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Title: Proteomic strategies for protein and biomarker identification by matrix-assisted laser desorption/ionization mass spectrometry (MALDI-MS)
Author: Ratcliffe, Lucy Vivien.
Awarding Body: Nottingham Trent University
Current Institution: Nottingham Trent University
Date of Award: 2006
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This thesis describes the development of novel strategies for the analysis of peptides by MALDI mass spectrometry. The developed techniques are applied to the identification of protein and proteomic biomarkers for melanoma. A commercial atmospheric pressure (APMALDI) source (MassTechnologies, Burtonsville, MD, USA) was modified to allow operation with a high powered nitrogen laser and independent PC control of the sample stage. A software interface was developed using LabVIEW 6.1 that allows full control of the target position with respect to the laser fibre optic interface, allowing the target to be adjusted within any point within a particular sample spot to enhance signal quality. The modified AP-MALDI-QIT interface was evaluated for the analysis of standard peptide mixtures and tryptic digests of proteins. AP-MALDI-QIT analysis of tryptic peptides following capillary liquid chromatographic (LC) separation and direct analysis of a protein digest is reported. Peptide fragments were identified by peptide mass fingerprinting from mass spectrometric data and sequence analysis obtained by tandem mass spectrometry of the principal mass spectral peaks using a data-dependent scanning protocol. These data were compared with those from mass spectrometric analysis using capillary LC/MALDI-time-of-flight (TOF) and capillary LC/electrospray ionisation (ESI)-quadrupole TOF. For all three configurations the resulting data were searched against the MSDB database, using MASCOT and the sequence coverage compared for each technique. Complementary data were obtained using the three techniques. A bottom-up proteomic methodology for the peptide profiling of human serum samples using MALDI mass spectrometry was developed. Reproducibility studies were carried out to define the MALDI measurement precision. Pre-analytical sample handling factors, such as room temperature incubation and freeze thaw cycles have also been investigated. The methodology developed was applied to the analysis of serum peptides from stage IV melanoma patients and healthy control subjects. Prediction of human melanoma metastatic cancer from peptide profiling using artificial neural networks (ANNs) model classified 98 % of samples correctly. The identification of three out of six ions predicted by the ANNs model to be indicative biomarkers that have good predictive performance were identified using MALDI PSD, AP-MALDI MSIMS and LC-ESI-MS/MS. Two of the ions were shown to belong to the same identified peptide, u-l-acid glycoprotein precursor (l, 2) which correctly predicted 95 % (i.e. 45/50) of metastatic melanoma patients.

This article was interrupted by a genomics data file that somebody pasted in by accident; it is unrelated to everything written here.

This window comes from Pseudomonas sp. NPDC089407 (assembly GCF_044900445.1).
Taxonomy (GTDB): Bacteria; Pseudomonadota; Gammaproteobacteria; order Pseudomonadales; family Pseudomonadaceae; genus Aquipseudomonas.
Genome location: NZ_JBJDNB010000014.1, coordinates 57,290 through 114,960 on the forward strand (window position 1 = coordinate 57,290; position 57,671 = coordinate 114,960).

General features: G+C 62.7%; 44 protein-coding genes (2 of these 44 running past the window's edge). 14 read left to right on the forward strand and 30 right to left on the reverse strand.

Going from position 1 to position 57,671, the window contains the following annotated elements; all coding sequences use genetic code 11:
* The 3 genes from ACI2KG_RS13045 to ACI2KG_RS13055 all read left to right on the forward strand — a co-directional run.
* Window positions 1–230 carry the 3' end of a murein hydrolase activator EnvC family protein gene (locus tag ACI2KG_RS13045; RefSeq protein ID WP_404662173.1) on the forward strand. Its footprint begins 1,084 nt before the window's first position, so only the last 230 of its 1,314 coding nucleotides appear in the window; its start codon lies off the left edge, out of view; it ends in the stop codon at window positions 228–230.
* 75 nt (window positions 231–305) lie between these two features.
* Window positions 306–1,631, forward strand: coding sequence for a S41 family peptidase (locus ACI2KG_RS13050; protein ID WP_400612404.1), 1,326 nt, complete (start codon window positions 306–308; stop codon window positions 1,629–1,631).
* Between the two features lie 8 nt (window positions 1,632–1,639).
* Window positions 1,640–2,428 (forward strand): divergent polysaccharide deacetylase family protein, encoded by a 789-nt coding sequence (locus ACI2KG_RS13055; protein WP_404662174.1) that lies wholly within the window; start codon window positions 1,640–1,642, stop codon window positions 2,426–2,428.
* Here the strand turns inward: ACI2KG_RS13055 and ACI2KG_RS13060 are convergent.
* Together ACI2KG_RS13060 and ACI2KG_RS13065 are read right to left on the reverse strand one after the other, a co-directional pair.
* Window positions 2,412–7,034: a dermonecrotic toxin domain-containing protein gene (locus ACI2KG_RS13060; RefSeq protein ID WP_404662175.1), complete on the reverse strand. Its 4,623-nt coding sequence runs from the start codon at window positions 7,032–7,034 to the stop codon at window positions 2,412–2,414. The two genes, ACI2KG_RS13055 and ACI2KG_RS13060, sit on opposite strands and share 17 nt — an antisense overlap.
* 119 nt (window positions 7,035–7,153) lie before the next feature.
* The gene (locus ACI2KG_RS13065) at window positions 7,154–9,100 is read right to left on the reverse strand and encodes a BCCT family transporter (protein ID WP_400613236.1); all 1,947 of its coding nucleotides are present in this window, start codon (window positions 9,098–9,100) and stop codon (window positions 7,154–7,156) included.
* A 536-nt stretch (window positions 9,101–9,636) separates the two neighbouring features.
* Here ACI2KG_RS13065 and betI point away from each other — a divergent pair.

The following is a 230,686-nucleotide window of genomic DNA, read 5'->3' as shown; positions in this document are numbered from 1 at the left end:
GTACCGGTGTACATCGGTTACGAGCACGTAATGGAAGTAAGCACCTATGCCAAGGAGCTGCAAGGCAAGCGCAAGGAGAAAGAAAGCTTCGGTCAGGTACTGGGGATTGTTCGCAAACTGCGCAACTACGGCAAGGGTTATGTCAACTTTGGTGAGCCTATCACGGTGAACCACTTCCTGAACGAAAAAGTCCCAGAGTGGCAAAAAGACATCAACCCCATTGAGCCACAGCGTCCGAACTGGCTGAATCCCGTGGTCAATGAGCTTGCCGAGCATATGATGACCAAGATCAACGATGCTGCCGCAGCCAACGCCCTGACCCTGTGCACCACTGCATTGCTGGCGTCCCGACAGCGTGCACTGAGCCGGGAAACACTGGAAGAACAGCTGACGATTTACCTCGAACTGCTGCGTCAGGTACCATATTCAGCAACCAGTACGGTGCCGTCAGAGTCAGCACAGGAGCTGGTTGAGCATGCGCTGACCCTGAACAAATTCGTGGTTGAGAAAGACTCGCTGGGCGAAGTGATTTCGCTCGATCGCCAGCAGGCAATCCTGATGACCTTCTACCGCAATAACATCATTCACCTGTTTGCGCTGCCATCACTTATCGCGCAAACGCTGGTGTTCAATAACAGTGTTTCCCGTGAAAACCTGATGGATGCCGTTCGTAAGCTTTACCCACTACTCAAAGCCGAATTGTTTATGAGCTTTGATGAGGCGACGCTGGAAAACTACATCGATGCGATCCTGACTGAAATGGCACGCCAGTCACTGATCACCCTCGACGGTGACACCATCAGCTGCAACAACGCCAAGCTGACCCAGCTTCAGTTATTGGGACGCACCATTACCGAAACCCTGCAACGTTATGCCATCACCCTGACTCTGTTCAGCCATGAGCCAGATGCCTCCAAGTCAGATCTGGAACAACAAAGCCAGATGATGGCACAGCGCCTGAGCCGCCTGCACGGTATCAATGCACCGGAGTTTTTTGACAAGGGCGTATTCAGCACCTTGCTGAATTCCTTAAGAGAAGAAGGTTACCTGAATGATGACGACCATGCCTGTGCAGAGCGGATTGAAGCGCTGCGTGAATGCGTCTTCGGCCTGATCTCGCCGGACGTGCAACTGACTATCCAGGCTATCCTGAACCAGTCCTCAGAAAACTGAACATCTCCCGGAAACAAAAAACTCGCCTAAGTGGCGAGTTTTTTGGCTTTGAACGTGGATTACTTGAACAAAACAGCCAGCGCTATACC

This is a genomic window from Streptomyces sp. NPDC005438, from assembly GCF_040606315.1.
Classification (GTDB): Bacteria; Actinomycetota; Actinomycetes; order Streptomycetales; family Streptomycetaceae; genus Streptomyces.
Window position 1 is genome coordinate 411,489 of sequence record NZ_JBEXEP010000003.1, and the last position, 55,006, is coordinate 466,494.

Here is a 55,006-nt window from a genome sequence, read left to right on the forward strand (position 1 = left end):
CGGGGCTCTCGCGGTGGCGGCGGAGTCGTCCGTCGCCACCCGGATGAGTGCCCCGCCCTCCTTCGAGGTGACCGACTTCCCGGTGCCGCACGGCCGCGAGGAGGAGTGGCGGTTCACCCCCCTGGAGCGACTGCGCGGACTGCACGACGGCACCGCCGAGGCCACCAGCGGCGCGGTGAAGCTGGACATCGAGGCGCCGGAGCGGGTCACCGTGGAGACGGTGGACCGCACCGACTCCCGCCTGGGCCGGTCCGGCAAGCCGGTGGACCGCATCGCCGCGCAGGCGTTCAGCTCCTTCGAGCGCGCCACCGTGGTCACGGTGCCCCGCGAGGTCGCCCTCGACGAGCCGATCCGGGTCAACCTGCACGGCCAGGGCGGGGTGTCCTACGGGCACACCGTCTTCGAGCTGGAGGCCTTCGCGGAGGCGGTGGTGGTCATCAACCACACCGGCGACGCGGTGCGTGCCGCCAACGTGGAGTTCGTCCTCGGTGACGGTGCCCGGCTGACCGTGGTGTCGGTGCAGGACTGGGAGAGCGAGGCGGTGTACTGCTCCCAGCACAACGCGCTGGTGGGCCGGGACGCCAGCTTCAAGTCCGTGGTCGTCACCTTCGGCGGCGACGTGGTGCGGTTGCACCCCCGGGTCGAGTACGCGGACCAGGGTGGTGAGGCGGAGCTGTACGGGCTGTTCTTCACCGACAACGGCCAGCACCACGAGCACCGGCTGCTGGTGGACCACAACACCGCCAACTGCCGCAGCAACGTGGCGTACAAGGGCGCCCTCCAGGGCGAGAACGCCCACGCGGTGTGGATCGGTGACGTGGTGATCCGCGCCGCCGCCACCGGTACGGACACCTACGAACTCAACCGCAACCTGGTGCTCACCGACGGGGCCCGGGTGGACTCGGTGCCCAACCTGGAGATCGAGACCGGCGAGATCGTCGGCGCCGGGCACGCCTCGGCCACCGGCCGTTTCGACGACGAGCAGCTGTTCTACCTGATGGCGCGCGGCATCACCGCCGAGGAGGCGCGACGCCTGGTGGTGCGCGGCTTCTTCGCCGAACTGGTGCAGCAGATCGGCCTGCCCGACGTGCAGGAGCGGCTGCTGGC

Supervisor: Not available Sponsor: Not available
Qualification Name: Thesis (Ph.D.) Qualification Level: Doctoral
EThOS ID:  DOI: Not available